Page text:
California closure continues, coronavirus tests increase

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Governor Gavin Newsom on Wednesday announced an expansion of coronavirus testing capacity throughout California, saying the results will be critical in deciding when to lighten the strict stay-at-home order and allow people to return at work.

Newsom’s announcement comes as more and more cities and counties have urged him to change the restrictions they say have put local economies on the brink of ruin. The governor has so far resisted, saying COVID-19 remains a serious and growing health threat and that the premature loosening of his order in the state could lead to a second wave of infections and deaths.

But Newsom said the prospect of lifting the restrictions becomes more feasible with general testing. The data will increase the ability of public health officials to closely monitor potential cases, one of the most essential requirements for California to move into the next phase of the pandemic while curbing the spread of the virus.

The governor announced several new efforts to boost testing in California, noting that President Trump made a pledge on Wednesday to provide California with scarce coronavirus tests . Newsom said 100,000 swabs are expected to arrive in California this week and 250,000 next week.

The governor said six new test sites would soon become operational, giving priority to “black and brown communities and focusing on rural communities”.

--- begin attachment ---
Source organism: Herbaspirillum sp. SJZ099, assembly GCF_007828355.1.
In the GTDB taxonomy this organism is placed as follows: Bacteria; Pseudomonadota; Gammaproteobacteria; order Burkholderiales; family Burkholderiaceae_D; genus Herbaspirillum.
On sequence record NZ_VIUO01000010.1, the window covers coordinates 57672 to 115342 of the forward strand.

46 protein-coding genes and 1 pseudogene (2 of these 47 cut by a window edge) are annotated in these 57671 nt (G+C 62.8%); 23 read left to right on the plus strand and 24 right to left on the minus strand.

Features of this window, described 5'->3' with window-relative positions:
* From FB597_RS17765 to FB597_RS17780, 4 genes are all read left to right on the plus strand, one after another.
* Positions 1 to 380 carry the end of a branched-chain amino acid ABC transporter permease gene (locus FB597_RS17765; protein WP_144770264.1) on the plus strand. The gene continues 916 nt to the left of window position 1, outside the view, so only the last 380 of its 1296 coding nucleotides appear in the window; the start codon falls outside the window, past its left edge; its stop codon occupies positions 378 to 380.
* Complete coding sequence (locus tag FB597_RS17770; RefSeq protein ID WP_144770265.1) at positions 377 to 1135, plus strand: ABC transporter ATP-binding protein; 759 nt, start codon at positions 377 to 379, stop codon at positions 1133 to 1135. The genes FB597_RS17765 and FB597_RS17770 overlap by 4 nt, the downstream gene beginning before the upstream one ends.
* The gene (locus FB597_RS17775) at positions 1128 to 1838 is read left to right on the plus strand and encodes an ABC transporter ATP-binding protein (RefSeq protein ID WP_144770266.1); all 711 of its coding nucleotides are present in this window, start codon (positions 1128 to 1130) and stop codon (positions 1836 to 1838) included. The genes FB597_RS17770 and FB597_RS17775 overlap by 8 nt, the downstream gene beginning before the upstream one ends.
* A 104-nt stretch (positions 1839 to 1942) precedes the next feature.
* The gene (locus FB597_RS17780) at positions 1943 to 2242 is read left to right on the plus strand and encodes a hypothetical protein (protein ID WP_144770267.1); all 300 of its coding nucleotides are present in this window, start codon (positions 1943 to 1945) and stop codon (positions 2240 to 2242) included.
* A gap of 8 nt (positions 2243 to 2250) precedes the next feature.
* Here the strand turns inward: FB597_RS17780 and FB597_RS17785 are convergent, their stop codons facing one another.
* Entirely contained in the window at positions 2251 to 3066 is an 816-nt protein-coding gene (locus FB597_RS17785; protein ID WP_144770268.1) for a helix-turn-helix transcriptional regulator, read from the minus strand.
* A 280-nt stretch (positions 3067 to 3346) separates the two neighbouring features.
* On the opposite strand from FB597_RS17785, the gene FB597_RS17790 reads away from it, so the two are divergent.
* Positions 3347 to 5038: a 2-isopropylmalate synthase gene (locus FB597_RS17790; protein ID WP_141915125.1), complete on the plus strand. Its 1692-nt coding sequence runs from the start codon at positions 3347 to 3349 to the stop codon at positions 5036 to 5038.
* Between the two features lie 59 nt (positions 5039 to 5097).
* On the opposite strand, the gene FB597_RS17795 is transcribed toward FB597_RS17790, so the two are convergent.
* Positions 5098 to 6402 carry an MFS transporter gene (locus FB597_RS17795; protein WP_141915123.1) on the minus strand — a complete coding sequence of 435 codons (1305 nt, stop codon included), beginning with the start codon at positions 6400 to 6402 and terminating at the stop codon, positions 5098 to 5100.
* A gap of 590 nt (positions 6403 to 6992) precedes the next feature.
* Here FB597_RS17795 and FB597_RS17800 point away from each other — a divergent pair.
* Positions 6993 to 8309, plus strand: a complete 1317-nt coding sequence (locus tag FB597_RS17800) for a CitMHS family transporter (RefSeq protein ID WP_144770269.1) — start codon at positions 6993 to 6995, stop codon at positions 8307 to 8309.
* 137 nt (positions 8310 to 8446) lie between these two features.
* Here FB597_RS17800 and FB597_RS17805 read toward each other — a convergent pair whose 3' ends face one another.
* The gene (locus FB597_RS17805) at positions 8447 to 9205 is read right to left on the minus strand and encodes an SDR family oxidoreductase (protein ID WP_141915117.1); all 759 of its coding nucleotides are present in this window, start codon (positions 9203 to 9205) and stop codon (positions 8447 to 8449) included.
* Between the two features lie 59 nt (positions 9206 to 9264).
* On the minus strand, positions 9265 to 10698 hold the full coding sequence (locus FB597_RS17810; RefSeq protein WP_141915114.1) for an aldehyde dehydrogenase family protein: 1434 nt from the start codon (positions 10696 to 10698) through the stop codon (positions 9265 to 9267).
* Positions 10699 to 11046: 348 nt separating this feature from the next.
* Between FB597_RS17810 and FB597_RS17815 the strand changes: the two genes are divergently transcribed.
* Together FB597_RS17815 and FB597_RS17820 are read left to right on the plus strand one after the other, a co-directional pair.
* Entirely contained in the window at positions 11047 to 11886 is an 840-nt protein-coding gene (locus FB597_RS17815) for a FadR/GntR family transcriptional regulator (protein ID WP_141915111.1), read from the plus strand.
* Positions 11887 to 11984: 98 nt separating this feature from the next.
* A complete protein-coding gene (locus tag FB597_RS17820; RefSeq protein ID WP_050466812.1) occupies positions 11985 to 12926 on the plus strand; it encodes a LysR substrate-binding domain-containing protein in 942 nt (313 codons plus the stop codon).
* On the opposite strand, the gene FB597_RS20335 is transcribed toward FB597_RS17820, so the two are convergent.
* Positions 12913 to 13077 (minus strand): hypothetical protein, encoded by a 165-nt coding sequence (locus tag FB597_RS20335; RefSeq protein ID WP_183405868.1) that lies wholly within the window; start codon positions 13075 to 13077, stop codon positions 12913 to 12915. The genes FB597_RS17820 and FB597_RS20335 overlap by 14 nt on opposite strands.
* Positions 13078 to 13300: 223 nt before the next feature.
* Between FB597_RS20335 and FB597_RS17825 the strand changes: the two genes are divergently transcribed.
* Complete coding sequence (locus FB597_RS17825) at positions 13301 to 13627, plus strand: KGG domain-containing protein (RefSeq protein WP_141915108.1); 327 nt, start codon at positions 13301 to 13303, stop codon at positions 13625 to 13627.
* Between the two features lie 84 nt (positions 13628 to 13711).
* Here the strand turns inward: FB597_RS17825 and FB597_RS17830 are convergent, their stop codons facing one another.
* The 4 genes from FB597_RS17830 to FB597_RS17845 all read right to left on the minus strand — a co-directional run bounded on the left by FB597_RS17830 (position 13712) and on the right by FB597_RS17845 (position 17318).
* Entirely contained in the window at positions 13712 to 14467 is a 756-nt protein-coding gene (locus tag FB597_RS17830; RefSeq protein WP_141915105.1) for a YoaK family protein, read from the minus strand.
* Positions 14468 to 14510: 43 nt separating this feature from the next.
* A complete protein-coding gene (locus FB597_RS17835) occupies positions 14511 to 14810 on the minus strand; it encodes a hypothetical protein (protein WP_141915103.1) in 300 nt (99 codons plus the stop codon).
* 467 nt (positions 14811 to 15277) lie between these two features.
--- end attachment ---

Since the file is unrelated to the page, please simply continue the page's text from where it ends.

Newsom has announced that Abbott Laboratories will provide California with 1.5 million serological tests to detect antibodies. One of his top health advisers has warned that science is evolving and that serological tests cannot yet confirm immunity.

“We plan to use this data, first and foremost, to understand the prevalence of disease in the state,” said Dr. Mark Ghaly, Secretary of State for Health and Social Services. “We know that any specific movement forward with a change in the home order requires us to understand who may have been infected in the past.”

The new initiatives would significantly increase testing capacity for coronaviruses in California, which currently averages 14,500 tests per day in all public and private laboratories. The Newsom administration’s target is 25,000 tests a day by the end of April and up to 80,000 tests daily in the near future.

This week, California became the first state to recommend testing for asymptomatic people living or working in high-risk environments such as retirement homes and prisons, an important first step toward implementing comprehensive testing for identify and isolate all cases of coronavirus.